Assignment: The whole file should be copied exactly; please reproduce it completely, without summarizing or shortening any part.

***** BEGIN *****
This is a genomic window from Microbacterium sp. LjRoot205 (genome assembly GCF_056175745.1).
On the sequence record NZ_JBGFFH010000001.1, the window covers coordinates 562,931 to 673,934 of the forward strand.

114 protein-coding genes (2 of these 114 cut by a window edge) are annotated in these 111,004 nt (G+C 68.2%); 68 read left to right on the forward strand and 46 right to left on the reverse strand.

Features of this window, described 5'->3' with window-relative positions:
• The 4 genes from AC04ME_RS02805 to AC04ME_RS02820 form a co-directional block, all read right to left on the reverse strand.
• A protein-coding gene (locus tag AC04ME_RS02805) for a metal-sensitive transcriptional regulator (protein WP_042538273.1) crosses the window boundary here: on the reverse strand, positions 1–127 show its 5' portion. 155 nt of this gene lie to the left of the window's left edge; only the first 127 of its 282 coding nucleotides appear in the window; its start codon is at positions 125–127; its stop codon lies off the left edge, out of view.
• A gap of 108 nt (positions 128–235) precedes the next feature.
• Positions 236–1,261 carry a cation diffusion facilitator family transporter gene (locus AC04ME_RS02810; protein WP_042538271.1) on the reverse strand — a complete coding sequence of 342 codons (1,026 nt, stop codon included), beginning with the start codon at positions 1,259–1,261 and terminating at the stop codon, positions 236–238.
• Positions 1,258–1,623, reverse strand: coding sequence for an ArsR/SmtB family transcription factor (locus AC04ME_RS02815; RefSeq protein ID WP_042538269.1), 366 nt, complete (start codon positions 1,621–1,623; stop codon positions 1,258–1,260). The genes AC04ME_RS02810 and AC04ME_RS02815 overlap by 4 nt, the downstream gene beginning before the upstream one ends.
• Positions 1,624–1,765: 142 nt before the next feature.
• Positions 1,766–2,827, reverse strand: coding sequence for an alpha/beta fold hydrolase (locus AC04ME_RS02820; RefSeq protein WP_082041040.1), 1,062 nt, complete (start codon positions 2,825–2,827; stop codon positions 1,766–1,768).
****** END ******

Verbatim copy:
This is a genomic window from Microbacterium sp. LjRoot205 (genome assembly GCF_056175745.1).
On the sequence record NZ_JBGFFH010000001.1, the window covers coordinates 562,931 to 673,934 of the forward strand.

114 protein-coding genes (2 of these 114 cut by a window edge) are annotated in these 111,004 nt (G+C 68.2%); 68 read left to right on the forward strand and 46 right to left on the reverse strand.

Features of this window, described 5'->3' with window-relative positions:
• The 4 genes from AC04ME_RS02805 to AC04ME_RS02820 form a co-directional block, all read right to left on the reverse strand.
• A protein-coding gene (locus tag AC04ME_RS02805) for a metal-sensitive transcriptional regulator (protein WP_042538273.1) crosses the window boundary here: on the reverse strand, positions 1–127 show its 5' portion. 155 nt of this gene lie to the left of the window's left edge; only the first 127 of its 282 coding nucleotides appear in the window; its start codon is at positions 125–127; its stop codon lies off the left edge, out of view.
• A gap of 108 nt (positions 128–235) precedes the next feature.
• Positions 236–1,261 carry a cation diffusion facilitator family transporter gene (locus AC04ME_RS02810; protein WP_042538271.1) on the reverse strand — a complete coding sequence of 342 codons (1,026 nt, stop codon included), beginning with the start codon at positions 1,259–1,261 and terminating at the stop codon, positions 236–238.
• Positions 1,258–1,623, reverse strand: coding sequence for an ArsR/SmtB family transcription factor (locus AC04ME_RS02815; RefSeq protein ID WP_042538269.1), 366 nt, complete (start codon positions 1,621–1,623; stop codon positions 1,258–1,260). The genes AC04ME_RS02810 and AC04ME_RS02815 overlap by 4 nt, the downstream gene beginning before the upstream one ends.
• Positions 1,624–1,765: 142 nt before the next feature.
• Positions 1,766–2,827, reverse strand: coding sequence for an alpha/beta fold hydrolase (locus AC04ME_RS02820; RefSeq protein WP_082041040.1), 1,062 nt, complete (start codon positions 2,825–2,827; stop codon positions 1,766–1,768).